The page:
The money mavens at CNN seem to think so.
I’m not sure I’d classify a 6.6% year-over-year increase as “cooling off”, especially when inflation is less than 3%. No, I’d put it more into the category of another irrational jump in a real estate market that’s already every bit as crazed as the NASDAQ composite at the turn of the century.
The inflation number is something I’d take issue with, actually. This 3% nonsense is insulting. There are so many caveats, exclusions, and astrisks attached to the Consumer Price Index that it might as well be tracking prices on Fantasy Island. It doesn’t include real estate, energy, food, college tuition, certain taxes, and automobiles. Think about how much of your income goes toward those items.
The CNN article was accompanied by a fascinating chart entitled “Hot Housing Markets”. Orange County was number five on the list, with a 21.2% year-over-year gain. It doesn’t look as extreme when compared to the nearly 30% gain experienced by those living in the nine-oh-nine.
Until you look at the median prices, that is.
Orange County’s median home price is now $526,800. Or should I say, that’s what it was in December. It’s probably closer to $550,000 now. Compare that to a national median of $171,600. It’s the highest on the list. In fact, it’s the highest in the nation. Our real estate prices now make New York and San Francisco look cheap.
I would love to explore the thought process of those who are forking out $1 million for a small condominium. Even mediocre properties in a bad part of town are selling before they can make it into the MLS system. Mark my words, this is going to end badly for a lot of homeowners in Orange County. Shades of what happened in the late 80’s.
I don’t see how it can go any other way. Check out some of these comments.
My LTV ratio is down around 35%, yet I refuse to consider taking any cash out. Perhaps I’m just too conservative, but we live in an severely leveraged society, my friends. It’s unhealthy. One thing I know about markets is that they tend to return to equilibrium. So I’m taking my cue from the generation of Americans who remember the Great Depression. They are nearly gone, and Lord how it shows. Interest-only and negative amortization loans are but two examples of a real estate world gone insane.
Stay tuned. It’s gonna get interesting.
how much do you think it would cost for a tent these days? if it’s cheap enough, when things drop, we can fold it up and maybe find a house that has real walls.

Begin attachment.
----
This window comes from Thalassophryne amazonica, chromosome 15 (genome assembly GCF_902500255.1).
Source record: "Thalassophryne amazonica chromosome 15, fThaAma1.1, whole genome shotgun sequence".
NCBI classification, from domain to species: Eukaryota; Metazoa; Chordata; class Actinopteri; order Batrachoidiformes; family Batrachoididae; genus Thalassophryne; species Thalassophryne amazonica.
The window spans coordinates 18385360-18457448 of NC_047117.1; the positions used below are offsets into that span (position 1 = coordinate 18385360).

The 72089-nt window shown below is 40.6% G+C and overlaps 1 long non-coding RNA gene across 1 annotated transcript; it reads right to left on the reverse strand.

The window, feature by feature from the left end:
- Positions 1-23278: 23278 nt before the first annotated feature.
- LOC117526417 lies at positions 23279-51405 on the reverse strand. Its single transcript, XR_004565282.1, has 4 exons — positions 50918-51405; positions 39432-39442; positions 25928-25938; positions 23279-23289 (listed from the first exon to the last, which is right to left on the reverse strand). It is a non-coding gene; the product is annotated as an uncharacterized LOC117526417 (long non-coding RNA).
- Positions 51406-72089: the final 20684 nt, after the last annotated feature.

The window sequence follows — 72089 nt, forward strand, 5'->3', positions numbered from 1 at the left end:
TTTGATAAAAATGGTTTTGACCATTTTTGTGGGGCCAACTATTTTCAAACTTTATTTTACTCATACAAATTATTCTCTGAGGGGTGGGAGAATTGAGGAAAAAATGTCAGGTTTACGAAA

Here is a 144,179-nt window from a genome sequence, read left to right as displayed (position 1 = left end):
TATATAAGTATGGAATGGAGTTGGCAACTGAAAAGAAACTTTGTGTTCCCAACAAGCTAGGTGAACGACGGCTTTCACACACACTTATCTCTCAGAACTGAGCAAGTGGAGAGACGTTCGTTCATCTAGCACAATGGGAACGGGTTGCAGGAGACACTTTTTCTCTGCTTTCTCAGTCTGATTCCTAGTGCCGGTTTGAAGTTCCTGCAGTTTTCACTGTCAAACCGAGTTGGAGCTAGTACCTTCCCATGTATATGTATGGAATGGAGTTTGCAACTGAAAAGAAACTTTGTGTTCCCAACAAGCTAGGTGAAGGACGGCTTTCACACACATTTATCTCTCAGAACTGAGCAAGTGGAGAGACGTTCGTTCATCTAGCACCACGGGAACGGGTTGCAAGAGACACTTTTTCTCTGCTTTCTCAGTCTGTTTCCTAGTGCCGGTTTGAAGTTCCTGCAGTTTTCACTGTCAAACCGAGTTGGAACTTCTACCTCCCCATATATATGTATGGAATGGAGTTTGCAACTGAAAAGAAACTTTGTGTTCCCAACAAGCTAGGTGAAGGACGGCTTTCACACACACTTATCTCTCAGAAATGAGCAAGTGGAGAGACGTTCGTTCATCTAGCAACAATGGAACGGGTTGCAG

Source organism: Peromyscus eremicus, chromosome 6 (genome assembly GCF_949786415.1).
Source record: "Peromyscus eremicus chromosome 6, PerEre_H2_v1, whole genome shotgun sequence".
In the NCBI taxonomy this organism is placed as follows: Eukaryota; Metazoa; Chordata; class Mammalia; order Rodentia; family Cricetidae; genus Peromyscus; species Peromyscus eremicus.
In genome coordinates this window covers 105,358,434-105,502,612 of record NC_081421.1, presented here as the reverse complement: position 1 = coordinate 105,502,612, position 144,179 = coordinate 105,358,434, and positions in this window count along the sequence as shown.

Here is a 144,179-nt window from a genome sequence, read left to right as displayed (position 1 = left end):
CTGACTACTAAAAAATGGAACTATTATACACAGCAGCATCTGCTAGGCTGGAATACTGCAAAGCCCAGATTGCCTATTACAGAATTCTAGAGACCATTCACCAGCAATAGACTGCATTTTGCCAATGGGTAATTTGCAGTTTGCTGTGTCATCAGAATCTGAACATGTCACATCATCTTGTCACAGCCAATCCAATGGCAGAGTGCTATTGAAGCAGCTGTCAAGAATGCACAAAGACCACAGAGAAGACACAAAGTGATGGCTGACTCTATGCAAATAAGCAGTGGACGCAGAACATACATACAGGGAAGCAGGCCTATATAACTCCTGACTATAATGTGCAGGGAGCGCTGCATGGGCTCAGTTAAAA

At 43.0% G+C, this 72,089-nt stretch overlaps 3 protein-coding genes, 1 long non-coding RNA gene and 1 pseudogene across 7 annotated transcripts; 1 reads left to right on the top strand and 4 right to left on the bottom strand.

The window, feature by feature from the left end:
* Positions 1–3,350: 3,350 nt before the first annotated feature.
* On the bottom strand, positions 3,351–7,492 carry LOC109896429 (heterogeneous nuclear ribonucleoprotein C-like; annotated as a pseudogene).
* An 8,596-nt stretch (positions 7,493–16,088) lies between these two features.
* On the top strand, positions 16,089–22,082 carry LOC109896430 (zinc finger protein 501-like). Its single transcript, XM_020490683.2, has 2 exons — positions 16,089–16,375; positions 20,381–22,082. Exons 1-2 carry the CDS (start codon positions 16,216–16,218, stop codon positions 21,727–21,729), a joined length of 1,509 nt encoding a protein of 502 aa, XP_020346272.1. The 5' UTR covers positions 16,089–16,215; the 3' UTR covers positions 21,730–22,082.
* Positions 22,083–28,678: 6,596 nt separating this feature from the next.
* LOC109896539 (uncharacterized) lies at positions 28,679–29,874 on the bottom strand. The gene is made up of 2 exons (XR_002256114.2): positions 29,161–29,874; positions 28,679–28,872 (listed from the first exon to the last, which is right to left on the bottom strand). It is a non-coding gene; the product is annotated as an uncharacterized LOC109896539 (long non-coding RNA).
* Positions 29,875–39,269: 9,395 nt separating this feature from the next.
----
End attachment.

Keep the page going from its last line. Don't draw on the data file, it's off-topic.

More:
Don’t tempt me. I could buy an awful lot of tchotchkes with the equity in my overpriced house…
P.S. Yes, I *have* been waiting a long time to fit the word “tchotchkes” into my site. 🙂
Yes Ron, there have been the down turns at certain times in the cycle. The key is to be diversified and not panic when the going gets tough. Sure the crash of ’29 was devastating and those that lost it all for the most part just knuckled down, weathered the worst, and were ready to reinvest once conditions improved.
The real estate down turn of the late 80’s early 90’s was also bad to some. But look at those that gutted it out until today. Losses have be regained and they have had the benefit of being in on the latest rise from the bottom. Believe me if you wait for the better deal of tomorrow the good deals of today will be gone. And the better deal of tomorrow may never come.
But look at the demographics for real estate. More people on the earth each year vieing for a finite supply of real estate can mean only one thing in the long term, higher prices.
At your age and future potential, I personally think it is folly not to leverage more of your LTV potential. To make money you have to invest money. To invest money involves risk. But man, real estate investment in populated areas has never been a bad thing over the long haul.
Investing is scary at times but for the most part to the long term investor, very rewarding.
Went to your web site to see your airplane stats but had to take a pop at this topic.
You might be right about the LTV. I suppose taking some of my home’s equity and investing it in a diversified portfolio would generate good returns over the long run. Not only would it provide a larger mortgage deduction, but the ~5.5% interest rates are about the cheapest way to borrow money imaginable. Margin loans are around 9-10%.
My net worth is already spread over things like equities, real estate, and (for the moment) aircraft. But with the spike in home values, it might be time to do some rebalancing.
The thing that has me so down on home values is the rate at which it has gone up. My tiny condo has increased 250% in six years. I hate to think of my home as an investment, but when it’s worth a third of a million dollars, I don’t think I can afford not to.